December 10, 2021

Alt Crypto Wallet

Following our recent experiments on the Evmos blockchain, we decided to create a crypto wallet to deepen our understanding wallet infrastructure. To quote David Deutsch, "If you can’t program it, you don’t understand it"

Unlike traditional finance wallets, a crypto wallet does not have custody of your funds, it's simply a tool to query the blockchain and visualize your assets through a UI instead of interacting directly with the blockchain.

Alt's crypto wallet is essentially a User Interface that allows users to see what assets they own (fungible and non-fungible tokens) and to transfer them to other accounts seamlessly.

We built this Proof Of Concept wallet with React, and used the ethers.js library to interact with the blockchain. This blogpost is structured to make the user journey:

  1. Account creation
  2. Accessing blockchain data
  3. Signing and Sending Transactions

We will not display all the code here but you can find the entire project codebase here.

Check out the Wallet.

All code provided in this blogpost is extracted from React classes.

Account Creation

Cryptographic Account

First, what is an account on the blockchain? We are not going to go into the underlying cryptography algorithms that power this but rather we'll explain it with a high-level mental model.

Everything begins with generating a seed phrase, basically the human-readable representation of a random number. From this seed phrase, we can generate a private key through a few deterministic cryptographic steps. The public key is then generated through a one-way function from the private key, meaning that you can retrieve the public key from the private key but not the contrary. The blockchain address of your account is then just a 'human-readable' representation of the public key.

But what are those key concepts made for?

  • Seed Phrase / Private Key: Whoever has this can perform transactions with the assets owned by the account: i.e., your bank password. Never share these with anyone.
  • Public Key / Address: they allow you to receive transfers from other accounts. People can see this address and see what it holds, but cannot perform any transactions on behalf of your account.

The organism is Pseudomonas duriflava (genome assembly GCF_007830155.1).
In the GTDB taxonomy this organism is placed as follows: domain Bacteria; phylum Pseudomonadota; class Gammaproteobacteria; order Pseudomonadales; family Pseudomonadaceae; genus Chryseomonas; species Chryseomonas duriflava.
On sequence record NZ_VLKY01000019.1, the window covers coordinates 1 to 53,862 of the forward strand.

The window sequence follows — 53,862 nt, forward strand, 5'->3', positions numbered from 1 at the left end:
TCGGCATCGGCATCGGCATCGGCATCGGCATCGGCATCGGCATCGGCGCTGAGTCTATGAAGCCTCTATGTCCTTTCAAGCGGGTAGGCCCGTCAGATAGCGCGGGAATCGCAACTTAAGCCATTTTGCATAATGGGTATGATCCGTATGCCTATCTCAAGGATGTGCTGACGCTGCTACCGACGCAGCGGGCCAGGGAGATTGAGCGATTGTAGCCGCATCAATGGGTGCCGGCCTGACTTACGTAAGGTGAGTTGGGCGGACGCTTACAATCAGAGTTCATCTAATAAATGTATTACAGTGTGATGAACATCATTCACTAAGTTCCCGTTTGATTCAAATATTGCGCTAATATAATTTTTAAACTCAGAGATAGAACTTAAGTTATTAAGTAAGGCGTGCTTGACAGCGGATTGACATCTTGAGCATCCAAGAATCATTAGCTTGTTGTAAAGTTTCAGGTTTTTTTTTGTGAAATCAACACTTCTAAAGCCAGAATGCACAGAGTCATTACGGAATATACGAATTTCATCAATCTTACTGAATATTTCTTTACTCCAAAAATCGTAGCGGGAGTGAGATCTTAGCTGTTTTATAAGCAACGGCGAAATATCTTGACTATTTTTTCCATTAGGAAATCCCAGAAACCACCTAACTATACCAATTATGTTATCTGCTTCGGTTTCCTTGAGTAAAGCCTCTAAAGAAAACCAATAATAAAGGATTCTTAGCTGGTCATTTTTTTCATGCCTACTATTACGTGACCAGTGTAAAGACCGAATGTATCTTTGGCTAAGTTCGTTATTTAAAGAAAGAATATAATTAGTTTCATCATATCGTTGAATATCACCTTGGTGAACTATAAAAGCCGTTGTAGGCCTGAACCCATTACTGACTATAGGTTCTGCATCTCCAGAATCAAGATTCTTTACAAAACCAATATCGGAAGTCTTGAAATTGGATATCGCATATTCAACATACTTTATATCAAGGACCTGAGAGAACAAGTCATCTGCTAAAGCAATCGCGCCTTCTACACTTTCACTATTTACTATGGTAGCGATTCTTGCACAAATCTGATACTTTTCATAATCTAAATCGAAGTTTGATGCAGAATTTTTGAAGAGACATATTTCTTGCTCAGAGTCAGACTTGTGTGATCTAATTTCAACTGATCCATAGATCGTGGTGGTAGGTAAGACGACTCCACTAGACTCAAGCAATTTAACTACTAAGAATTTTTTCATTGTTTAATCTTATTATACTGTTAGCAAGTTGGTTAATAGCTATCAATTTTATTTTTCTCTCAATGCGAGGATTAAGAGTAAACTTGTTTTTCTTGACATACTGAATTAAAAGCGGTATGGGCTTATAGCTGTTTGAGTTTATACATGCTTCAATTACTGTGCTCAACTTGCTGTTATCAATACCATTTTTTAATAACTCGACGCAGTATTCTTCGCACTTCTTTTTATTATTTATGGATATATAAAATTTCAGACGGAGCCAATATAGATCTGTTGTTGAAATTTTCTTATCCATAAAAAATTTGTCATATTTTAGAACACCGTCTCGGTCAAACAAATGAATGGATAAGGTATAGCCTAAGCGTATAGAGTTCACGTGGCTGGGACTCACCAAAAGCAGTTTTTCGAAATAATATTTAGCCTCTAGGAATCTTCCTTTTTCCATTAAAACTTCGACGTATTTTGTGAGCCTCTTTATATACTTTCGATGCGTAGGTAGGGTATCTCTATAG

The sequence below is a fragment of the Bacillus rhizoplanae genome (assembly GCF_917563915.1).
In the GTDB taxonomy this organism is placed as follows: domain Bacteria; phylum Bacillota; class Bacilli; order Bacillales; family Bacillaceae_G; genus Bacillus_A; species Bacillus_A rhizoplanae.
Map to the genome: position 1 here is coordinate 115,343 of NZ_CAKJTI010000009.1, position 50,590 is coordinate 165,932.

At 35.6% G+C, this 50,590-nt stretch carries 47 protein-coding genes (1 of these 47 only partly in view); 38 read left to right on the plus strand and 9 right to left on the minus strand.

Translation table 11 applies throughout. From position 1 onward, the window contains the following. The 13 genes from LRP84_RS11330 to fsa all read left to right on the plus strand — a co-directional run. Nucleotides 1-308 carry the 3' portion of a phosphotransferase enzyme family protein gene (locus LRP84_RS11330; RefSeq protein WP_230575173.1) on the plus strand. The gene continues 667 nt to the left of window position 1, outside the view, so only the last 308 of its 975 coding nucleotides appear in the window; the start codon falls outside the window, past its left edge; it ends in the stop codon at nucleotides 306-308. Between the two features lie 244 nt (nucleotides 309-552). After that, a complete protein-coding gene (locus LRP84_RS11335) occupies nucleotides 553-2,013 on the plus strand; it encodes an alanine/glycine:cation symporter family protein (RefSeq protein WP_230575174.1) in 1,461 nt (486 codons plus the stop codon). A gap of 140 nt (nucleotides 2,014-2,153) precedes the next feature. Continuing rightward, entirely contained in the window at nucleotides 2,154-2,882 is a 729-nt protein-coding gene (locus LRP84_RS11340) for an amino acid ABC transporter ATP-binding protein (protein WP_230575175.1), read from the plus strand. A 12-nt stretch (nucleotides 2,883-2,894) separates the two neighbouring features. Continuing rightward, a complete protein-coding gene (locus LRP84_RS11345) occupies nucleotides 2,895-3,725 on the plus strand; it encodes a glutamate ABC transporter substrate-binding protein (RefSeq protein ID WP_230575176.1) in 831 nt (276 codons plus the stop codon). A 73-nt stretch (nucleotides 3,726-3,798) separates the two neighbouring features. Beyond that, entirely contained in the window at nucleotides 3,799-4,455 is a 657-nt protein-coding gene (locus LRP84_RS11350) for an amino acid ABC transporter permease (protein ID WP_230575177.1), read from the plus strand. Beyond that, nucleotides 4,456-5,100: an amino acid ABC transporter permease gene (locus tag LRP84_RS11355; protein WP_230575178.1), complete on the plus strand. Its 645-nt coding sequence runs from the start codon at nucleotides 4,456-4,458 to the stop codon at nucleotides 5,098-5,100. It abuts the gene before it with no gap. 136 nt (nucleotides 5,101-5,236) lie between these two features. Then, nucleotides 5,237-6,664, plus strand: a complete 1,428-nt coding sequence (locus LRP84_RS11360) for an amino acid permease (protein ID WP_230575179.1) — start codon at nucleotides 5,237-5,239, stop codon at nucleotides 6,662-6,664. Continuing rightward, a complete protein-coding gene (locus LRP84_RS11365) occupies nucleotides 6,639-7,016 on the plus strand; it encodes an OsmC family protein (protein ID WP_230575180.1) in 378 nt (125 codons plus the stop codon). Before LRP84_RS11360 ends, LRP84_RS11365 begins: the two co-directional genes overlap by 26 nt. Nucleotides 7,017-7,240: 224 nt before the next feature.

UI Sign-up Flow

The private key allows a user to perform the so-called transactions. For our wallet to be able to transact on your behalf, we need access to this private key. But users have to be very cautious as it is the most sensitive and private element of your account. If this is compromised, the whole account is compromised.

We decided not to export your private information to a server but rather store it on the client, in the window localStorage of your browser. Your data is never exposed to the network that way. This is how browser wallets like Metamask work. The flow is the following:

  1. Input your seed phrase (aka mnemonic) and choose a password
  2. Compute the private key from the mnemonic, and your account address
  3. Encrypt your private key with your - previously salted- password
  4. Store encrypted private key in the localStorage

crypto-js javascript library features hashing and different encryption/decryption methods. You can have a look at the functions we created to handle encryption here.

Accessing blockchain data

Once the seed phrase is entered, the wallet has access to the account. First thing we'd like to do is to see what the account actually owns on-chain.

There are mainly 3 different tokens that we currently track in this wallet:

  • PHOTON: Evmos incentivized testnet native coin
  • ERC20 tokens: a token with 4 basic functionalities
           - transfer from an account to another
          - get the token balance of an account
          - get the total supply of tokens
          - approve a third party to spend an amount of token for you
  • ERC721 tokens: standard for NFTs  

Fungible Tokens

We created a ERC20 smart contract called Otter Coin (OTT) on the Evmos blockchain, along with a faucet to play with it.